Quebecor and the Peladeau family’s trials and tribulations have been a virtual soap opera here in Quebec for several decades. This latest round of problems is seen within the province as pretty much same old, same old. It only gets really interesting when the government starts making noise.

  3. Paul Stock, thank you for that greatly informative little rundown on Quebecor’s relationship with the Government! :)

  4. Patrick says:

    Paul Stock, excellent article … almost right on the money except that Erik Peladeau will never be the head of this company… Also strong possibility of a company breakup after the refinancing… And BTW la caisse de depot has a large position in IQW and has lost tons of money… Will they do so again?

  5. I live in Burlington, VT… close to Montreal where Quebecor is based, and there was a story in the local news several years ago about them being on the verge of bankruptcy.

    I think they’ve been on thin ice for a long time.

  6. Patrick, thank you. I’m hardly a Quebecor insider, just a casual observer, so I can’t agree or disagree with your points.

    Just that they seem to be getting a bit of resistance here and there, and while it has been over 10 years since the old man kicked off, I have to wonder if Erik might be still harbouring a bit of …resentment (and a fair political base) himself.

    After all, the old man did pit one against the other, finally anointing the “wild” kid (with the same philosophy and law degrees as Dad) in preference to the dutiful kid, who virtually grew up tending the Quebecor fields (and is still, I think, COO). Just a little bit of Esau and Issac going on, yes?

    Personally I’d like to see the daughter (Anne-Marie?) take over- she has a completely different attitude towards raising money. :)

    As far as the caisse goes, well, they’ll squawk, but ultimately I think they’d no more allow a Quebecor, Lavelin, Jean Coutu or Bombardier to fade than the Japanese government would allow Toyota to collapse.

    To “It’s Alive”: The rise of the loonie has been going on for quite a while- four or five years. It gained a lot of publicity lately when it reached parity through a rapid rise from 20% to equal, but nonetheless, it has been a very visible path since the Iraq thing started. Equally unnoticed during most of its climb is that ink on paper has been increasing. A $2.25US standard comic is now $3.00, a $6.99US book is now $8.99 or more.

    There’s lots of shenanigans in routing the print shop (I actually do have an insider) regarding “American” print jobs being produced in Quebec, despite Quebec being more expensive for Quebecor due to union regs and such. This is where Quebec politics plays a heavy role. The rise of the dollar has certainly exacerbated the situation due to locked-in US dollar contracts, but there are SO many factors involved, that frankly the exchange shouldn’t make all that much difference. After all, the physical cost of manufactured comic is something around 1/10 of retail. US dollar cost per piece grows from 30 cents to 40 cents? Retail price grows to match.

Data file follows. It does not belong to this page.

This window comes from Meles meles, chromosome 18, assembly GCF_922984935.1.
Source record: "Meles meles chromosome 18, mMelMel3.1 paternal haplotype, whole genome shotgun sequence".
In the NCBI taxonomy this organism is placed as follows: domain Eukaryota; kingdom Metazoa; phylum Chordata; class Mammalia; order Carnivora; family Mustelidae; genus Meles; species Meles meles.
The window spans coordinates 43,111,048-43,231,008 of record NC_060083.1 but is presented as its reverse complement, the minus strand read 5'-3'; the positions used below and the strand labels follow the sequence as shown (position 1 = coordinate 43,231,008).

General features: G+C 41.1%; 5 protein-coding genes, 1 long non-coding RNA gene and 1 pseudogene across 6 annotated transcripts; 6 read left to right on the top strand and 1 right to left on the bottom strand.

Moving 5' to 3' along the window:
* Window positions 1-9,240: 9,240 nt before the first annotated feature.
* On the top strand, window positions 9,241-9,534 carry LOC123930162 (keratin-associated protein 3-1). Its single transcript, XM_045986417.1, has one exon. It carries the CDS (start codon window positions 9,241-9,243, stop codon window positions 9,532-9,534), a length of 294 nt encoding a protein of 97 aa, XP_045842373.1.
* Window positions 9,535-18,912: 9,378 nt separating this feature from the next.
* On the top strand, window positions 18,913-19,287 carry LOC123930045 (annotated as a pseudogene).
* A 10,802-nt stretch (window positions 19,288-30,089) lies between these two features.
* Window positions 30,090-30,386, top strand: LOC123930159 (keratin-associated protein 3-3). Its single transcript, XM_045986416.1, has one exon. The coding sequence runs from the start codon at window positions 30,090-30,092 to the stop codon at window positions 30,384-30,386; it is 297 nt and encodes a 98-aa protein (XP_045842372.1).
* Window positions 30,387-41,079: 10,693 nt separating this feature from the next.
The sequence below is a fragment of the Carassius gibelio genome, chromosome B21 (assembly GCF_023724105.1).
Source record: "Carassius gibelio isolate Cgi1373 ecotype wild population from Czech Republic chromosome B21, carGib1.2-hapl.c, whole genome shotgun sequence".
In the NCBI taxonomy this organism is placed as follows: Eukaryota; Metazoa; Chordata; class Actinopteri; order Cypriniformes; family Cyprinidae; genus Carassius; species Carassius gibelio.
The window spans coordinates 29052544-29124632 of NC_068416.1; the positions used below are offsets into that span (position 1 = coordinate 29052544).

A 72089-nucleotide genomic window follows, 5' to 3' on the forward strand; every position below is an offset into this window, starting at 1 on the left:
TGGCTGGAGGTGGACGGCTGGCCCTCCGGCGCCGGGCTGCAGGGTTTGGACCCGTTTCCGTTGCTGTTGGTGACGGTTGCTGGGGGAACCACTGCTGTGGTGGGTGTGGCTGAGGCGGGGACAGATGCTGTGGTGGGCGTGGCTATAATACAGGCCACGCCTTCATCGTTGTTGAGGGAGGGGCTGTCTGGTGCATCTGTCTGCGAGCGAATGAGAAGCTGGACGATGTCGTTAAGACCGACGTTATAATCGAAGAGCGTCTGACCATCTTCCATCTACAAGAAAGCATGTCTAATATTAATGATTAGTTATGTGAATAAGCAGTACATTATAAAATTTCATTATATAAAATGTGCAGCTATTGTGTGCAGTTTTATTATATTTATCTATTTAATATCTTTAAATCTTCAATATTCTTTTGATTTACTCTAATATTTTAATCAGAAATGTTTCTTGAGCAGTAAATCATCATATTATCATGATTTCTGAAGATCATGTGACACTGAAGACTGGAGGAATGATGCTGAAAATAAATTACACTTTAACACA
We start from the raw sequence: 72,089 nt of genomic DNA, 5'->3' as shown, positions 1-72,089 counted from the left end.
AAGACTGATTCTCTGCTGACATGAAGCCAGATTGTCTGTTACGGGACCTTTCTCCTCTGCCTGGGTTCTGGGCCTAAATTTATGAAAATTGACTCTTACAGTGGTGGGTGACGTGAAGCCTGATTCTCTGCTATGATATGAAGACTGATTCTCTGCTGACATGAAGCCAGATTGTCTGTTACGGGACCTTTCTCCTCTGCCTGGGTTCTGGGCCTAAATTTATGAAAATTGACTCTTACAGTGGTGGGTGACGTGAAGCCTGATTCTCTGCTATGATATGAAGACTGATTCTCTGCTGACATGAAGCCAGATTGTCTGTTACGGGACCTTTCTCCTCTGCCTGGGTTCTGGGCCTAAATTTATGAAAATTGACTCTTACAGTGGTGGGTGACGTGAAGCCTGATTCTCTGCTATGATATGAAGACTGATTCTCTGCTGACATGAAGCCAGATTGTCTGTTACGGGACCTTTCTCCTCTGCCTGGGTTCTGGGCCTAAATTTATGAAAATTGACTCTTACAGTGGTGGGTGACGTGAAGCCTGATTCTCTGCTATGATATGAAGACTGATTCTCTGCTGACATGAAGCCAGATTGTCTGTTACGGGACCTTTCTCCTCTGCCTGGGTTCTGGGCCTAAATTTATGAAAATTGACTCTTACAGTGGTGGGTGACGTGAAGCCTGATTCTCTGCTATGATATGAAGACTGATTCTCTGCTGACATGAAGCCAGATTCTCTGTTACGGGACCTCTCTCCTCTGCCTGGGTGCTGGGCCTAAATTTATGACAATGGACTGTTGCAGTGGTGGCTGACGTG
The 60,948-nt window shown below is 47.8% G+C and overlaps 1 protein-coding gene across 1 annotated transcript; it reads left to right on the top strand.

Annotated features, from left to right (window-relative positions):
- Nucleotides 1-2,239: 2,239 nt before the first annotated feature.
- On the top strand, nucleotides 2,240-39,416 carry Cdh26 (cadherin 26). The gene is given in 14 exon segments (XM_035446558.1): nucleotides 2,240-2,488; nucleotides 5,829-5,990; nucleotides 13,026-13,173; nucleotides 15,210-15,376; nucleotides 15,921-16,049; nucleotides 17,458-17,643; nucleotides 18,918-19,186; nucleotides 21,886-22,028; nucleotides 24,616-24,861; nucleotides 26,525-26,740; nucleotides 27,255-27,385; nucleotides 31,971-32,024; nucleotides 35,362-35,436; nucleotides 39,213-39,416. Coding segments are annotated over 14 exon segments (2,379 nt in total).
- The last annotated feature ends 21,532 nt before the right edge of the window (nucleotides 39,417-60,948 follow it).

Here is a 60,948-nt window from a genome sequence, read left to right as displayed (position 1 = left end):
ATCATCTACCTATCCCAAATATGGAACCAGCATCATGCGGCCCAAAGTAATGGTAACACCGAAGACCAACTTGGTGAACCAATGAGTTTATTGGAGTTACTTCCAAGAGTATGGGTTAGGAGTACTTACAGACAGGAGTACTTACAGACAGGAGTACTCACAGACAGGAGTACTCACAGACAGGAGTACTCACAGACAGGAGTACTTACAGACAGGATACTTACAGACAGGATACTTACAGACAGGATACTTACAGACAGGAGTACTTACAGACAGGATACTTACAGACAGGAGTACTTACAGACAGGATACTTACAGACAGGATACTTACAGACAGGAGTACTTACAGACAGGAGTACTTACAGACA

There’s one price factor that far outweighs the dollar: Timber prices. With the shrinking print market, and the moribund housing industry in the US, big loggers are (not quite) going begging for work. Happens I have a managed woodlot that’s due for harvest, but there’s no way I’m going to have it cut, not with where the market is nowadays.

    Frankly, I don’t know what the effect has been at the paper mill, they may actually be increasing prices due to a higher overhead to production ratio, but whichever way it’s going, I think that timber fluctuations far outweigh dollar fluctuation when it comes to book costs.

    But that’s a whole other load of stuff to consider…

  7. Anne-Marie as the head of Quebecor is classic Paul. If there is anybody in Montreal who knows his comic business and is way ahead of his time as a comic vendor and wit to boot, Paul is your man. Having dealt with Quebecor just last summer when I printed an all ages comic book newspaper, I had to go through hoops just to sign a contract with them. They lost the first set of contracts. Being fed up after doing it three times, I told them I would pay cash. They did not want the cash. Maybe Annie-Marie was lurking in the shadows, they don’t cash around just in case she goes on one of her escapades of looting. Some top people in the comic side of printing were let go a year or two ago at Quebecor, it’s not the same environment. I took a tour of the place and am not far from the actual comic printing plant.

    This whole thing is about a shining knight with money to bail them out with public money. Up here in Quebec things are a bit different, and Paul is right Quebecor is the crown jewel of the Quebec identity and it will not fall. Not to worry the shareholders will still get their money at the end of the day. Penny stocking is great for many.

  8. Wow. It’s friggin’ amazing what’s happened to the printing industry since I left. Lehigh Press, where I worked for 14 years (the loft in our NY sales office was otherwise known as the Friends of Lulu HQ), was bought out by World Color, and then apparently sold as it’s now a part of a company called Visant. (The NY office is now in the same building as DC Comics!) World was always The Competitor to Beat in the old days; interesting how that’s spun around now.

  9. Alan Coil says:

    More thanks to Paul Stock. Good for us Yanks to have more information about the situation.

    (Is Yanks still the term of derision from Canadians talking about Americans? Haven’t chatted with my Uncles in several years. Don’t know if it was them talking or the beers.)

Trackbacks

  1. […] The surging Canadian dollar, (aka “loonie) has put a major chink into anyone who’s in the business of putting ink on paper — Where comic books and romance novel printing north of the border is squeezing the margins so tight you can practically hear the cover models sigh. […]

  2. […] This story at The Beat about a week ago pondered the possibilities of bail out or bankruptcy, but we wonder no more. Quebecor filed for bankruptcy today. […]

  3. […] This story at The Beat about a week ago pondered the possibilities of bail out or bankruptcy, but we wonder no more. Quebecor filed for bankruptcy today. […]